New U.S. infections have increased 41 percent in the last two weeks and hospitals in several states — primarily in the Midwest — are running out of ICU beds.

RELATED: More Than 40 States Have Spiking COVID Cases and Midwestern Hospitals Are ‘Struggling’ to Keep Up

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On Wednesday, the U.S. recorded the second-highest number of new infections in one day with 81,457, just below the all-time record of 85,085, set last Friday.

As of Thursday morning, more than 8.9 million Americans have tested positive for COVID-19, and at least 227,697 have died from the virus, according to The New York Times.

The White House’s head of coronavirus testing said that the record-breaking numbers of new infections in the U.S. are “real,” and not because of an increase in testing. Testing czar Admiral Brett Giroir confirmed that U.S. COVID-19 cases are rising.

RELATED: More Than 62,000 Used Masks and Gloves Found in Oceans and on Beach Shorelines: ‘A Significant Threat’

“Testing may be identifying some more cases, I think that’s clearly true, but what we’re seeing is a real increase in the numbers,” he told the Washington Post.

“Compared to the post-Memorial Day surge, even though testing is up, this is a real increase in cases,” he said. “We know that not only because the case numbers are up and we can calculate that, but we know that hospitalizations are going up.”

Giroir urged Americans to keep up hygiene practices, wear masks and social distance as the crisis could get worse. “We really have to reengage the public health measures that we know work or those hospitalizations can go up substantially,” he said.

As information about the coronavirus pandemic rapidly changes, PEOPLE is committed to providing the most recent data in our coverage. Some of the information

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Atlas push to ‘slow the testing down’ tracks with dramatic decline in one key state

Atlas, a neuroradiologist, not an infectious disease expert, strongly supported a decision in August to revise federal guidelines to de-emphasize the need to test people without symptoms, according to two sources familiar with the process. He shared his view with state officials, including Republican Gov. Ron DeSantis and several others in Florida, according to transcripts of public events and accounts from private meetings in that state.

“The purpose of testing is to stop people from dying,” Atlas said during one stop, captured on video. “When you start introducing closure of schools because people have positive, asymptomatic tests, that’s sort of not the purpose of testing.”   

“I think, Dr. Atlas, we’re in agreement on focusing strategies in school on people who are symptomatic,” DeSantis said in another joint news conference that day. 

Their push to de-emphasize tests coincided with a dramatic drop in testing across Florida, even as the country was careening toward a fall coronavirus surge. A CNN analysis of the Florida state official numbers, aggregated by the Covid Tracking Project, shows that testing dropped off at the end of July and early August, with a peak seven-day average over 90,000 tests per day on July 18. Six weeks later, in early September, the seven-day average dropped by nearly half, with fewer than 48,000 tests per day, and hovered between there and 60,000 during the fall.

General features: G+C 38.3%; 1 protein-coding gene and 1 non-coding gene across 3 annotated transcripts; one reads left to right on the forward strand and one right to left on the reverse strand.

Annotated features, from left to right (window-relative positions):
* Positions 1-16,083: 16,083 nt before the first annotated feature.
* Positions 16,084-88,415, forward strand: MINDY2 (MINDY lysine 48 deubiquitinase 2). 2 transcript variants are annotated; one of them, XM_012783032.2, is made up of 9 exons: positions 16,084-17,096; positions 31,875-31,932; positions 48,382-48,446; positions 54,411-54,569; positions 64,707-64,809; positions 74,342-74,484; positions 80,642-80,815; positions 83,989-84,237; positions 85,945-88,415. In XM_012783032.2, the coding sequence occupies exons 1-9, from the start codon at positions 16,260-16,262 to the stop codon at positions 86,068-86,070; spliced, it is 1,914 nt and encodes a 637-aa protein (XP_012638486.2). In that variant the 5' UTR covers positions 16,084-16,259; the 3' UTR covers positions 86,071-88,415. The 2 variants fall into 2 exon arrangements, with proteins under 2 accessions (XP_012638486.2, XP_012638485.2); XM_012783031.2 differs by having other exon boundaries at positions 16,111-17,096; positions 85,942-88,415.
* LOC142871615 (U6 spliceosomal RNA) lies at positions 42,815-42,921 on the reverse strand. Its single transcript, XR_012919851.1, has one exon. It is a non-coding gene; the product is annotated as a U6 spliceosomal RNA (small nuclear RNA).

If Atlas and DeSantis’ advocacy in Florida is, in fact, responsible for the state’s testing decrease, that would be in keeping with the wishes of Trump, who for months has falsely suggested that the US has so many coronavirus cases only because it conducts so many tests. In June, Trump even said publicly that he wanted to “slow the testing down, please.”   

Though both Atlas and DeSantis declined to discuss their views with CNN for this story, they have articulated them in public. Some state and local officials believe the pair was influential in taking Trump’s anti-testing pronouncements and helping to turn them into public policy. And the drop-off in testing is of deep concern to some. It took place as positivity rates remained high, in the range that the Centers for Disease Control and Prevention considers indicative of high community spread.

Asymptomatic Covid-19 carriers are still contagious, experts say. A lack of widespread testing makes it harder to map the disease as it spreads and to warn those at risk of illness.    

“There’s no question more people are going to die,” says Miami Beach Mayor Dan Gelber, a critic of DeSantis’ approach to testing and other matters of the governor’s pandemic management. “We are flying blind without tests.”    

At the moment, the nation is experiencing another surge of illness. Daily case numbers are reaching levels not seen since late July, and Florida is starting to see its numbers go up as well. Experts say that widespread testing, including of asymptomatic carriers, is critical to limiting the spread of the virus.    

A White House spokesman claimed Atlas had never advocated reducing testing, despite the